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Ravens training camp battles 2016: Wide receivers

NFL: Pittsburgh Steelers at Baltimore Ravens Tommy Gilligan-USA TODAY Sports

Another year, another Baltimore Ravens wide receiver competition. The wide receiver competition has been around ever since the departure of Anquan Boldin, and maybe even before that too. This year, the Ravens have seven or eight good candidates to make the roster, but unfortunately, they can’t take them all.

Let’s start with an absolute lock to make the roster, Steve Smith Sr. who will be the number one receiver on the Ravens. At 37 years old, the future Hall of Famer is still undoubtedly the most reliable, the biggest playmaker, and the best leader of all the receivers on the Ravens roster. That trait will put him atop the depth chart, despite starting training camp on the PUP list.

Another Ravens receiver starting camp on the PUP list is Breshad Perriman. Perriman being on the PUP list is a much bigger story to watch than Smith’s being there. In June, Perriman supposedly went down with a torn ACL, and simultaneously tore the hearts of all Ravens fans.

However, as NFL Network's Ian Rapoport reported, Perriman’s injury was not as bad as it originally sounded. Perriman received a stem cell injection, and at the time it was thought that he would be ready to go for training camp. Clearly, that is not the case, and whether Perriman returns during camp is one of the biggest stories to watch for. Jeremy Bergman of NFL.com writes that “Perriman is taking no chances in his rehab.”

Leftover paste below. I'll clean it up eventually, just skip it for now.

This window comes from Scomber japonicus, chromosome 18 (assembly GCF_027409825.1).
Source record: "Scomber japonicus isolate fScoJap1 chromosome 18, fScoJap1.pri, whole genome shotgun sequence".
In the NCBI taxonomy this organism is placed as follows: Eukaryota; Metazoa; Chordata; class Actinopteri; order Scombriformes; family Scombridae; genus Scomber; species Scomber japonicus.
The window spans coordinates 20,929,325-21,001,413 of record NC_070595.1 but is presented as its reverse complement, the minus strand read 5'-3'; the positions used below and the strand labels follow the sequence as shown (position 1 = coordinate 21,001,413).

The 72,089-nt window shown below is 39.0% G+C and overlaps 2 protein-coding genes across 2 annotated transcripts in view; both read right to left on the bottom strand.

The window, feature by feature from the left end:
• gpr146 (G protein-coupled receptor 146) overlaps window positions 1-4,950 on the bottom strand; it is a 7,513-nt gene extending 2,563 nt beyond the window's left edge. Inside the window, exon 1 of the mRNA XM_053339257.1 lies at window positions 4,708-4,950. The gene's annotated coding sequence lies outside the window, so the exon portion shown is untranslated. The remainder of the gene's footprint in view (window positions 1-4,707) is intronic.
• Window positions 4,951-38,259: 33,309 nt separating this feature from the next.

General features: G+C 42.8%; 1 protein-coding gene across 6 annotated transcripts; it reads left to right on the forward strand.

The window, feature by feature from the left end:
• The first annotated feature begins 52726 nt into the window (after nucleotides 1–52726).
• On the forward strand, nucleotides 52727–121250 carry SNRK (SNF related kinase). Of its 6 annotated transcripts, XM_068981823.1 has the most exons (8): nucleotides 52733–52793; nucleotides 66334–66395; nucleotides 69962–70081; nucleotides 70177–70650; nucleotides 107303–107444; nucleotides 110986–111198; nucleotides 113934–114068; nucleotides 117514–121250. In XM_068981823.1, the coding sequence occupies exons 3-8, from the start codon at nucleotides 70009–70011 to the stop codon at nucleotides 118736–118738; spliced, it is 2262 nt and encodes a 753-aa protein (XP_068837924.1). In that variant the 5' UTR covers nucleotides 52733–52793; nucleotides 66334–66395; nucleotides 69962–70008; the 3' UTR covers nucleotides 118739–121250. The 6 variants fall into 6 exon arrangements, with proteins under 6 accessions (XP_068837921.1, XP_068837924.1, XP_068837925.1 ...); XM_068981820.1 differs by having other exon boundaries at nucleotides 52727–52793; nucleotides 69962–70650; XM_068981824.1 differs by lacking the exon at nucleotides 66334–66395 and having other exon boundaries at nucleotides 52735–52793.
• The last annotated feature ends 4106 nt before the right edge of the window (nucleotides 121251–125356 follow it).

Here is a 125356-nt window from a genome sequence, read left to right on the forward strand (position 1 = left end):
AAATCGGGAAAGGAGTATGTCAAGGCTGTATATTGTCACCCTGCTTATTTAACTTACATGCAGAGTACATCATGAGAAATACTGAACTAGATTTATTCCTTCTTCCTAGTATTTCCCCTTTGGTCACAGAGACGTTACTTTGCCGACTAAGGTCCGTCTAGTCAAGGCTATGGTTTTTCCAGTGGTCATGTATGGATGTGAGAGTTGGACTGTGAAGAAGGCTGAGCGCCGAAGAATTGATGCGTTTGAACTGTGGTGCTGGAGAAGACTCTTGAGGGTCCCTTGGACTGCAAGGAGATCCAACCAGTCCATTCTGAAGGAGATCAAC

Already haven proven to have the knees of Derrick Rose, any kind of setback is worrisome. With a player as talented as the former first round pick, the Ravens really want to see him on the field, but Perriman has found it hard to do so so far in his career. Perriman has been projected as a top tier deep threat.

He has blazing speed, a 4.24 40 yard dash, and a big frame, 6-foot-2 weighing 212 pounds. Perriman will burn the defense deep, as well as be able to make the tough physical catches.

One of the other big deep threats on the Ravens is Mike Wallace. It’s amazing how a player can be hated by a fanbase one day, and loved by the same fanbase the next. That’s exactly the case with Wallace. Wallace played for the Steelers for four seasons from 2009-2012, never failing to infuriate Ravens fans with his blazing speed and deep threat ability.

In Pittsburgh, Wallace posted two 1,000 yard seasons but has steadily tailed off from there. Wallace left Pittsburgh for Miami for the 2013 season. He spent two years in Miami and then went to Minnesota for one year. In none of those three seasons did Wallace post 1000 yard totals.

Joe Flacco is a quarterback better suited to Mike Wallace’s skill set. Wallace thrived in Pittsburgh with Ben Roethlisberger’s big arm. He hasn’t had a QB with the same kind of gun until now. Wallace will have to take advantage of Joe Flacco’s cannon, or else, he may have just gotten his last chance. Leaving Minnesota the way that he did, he has to succeed in Baltimore.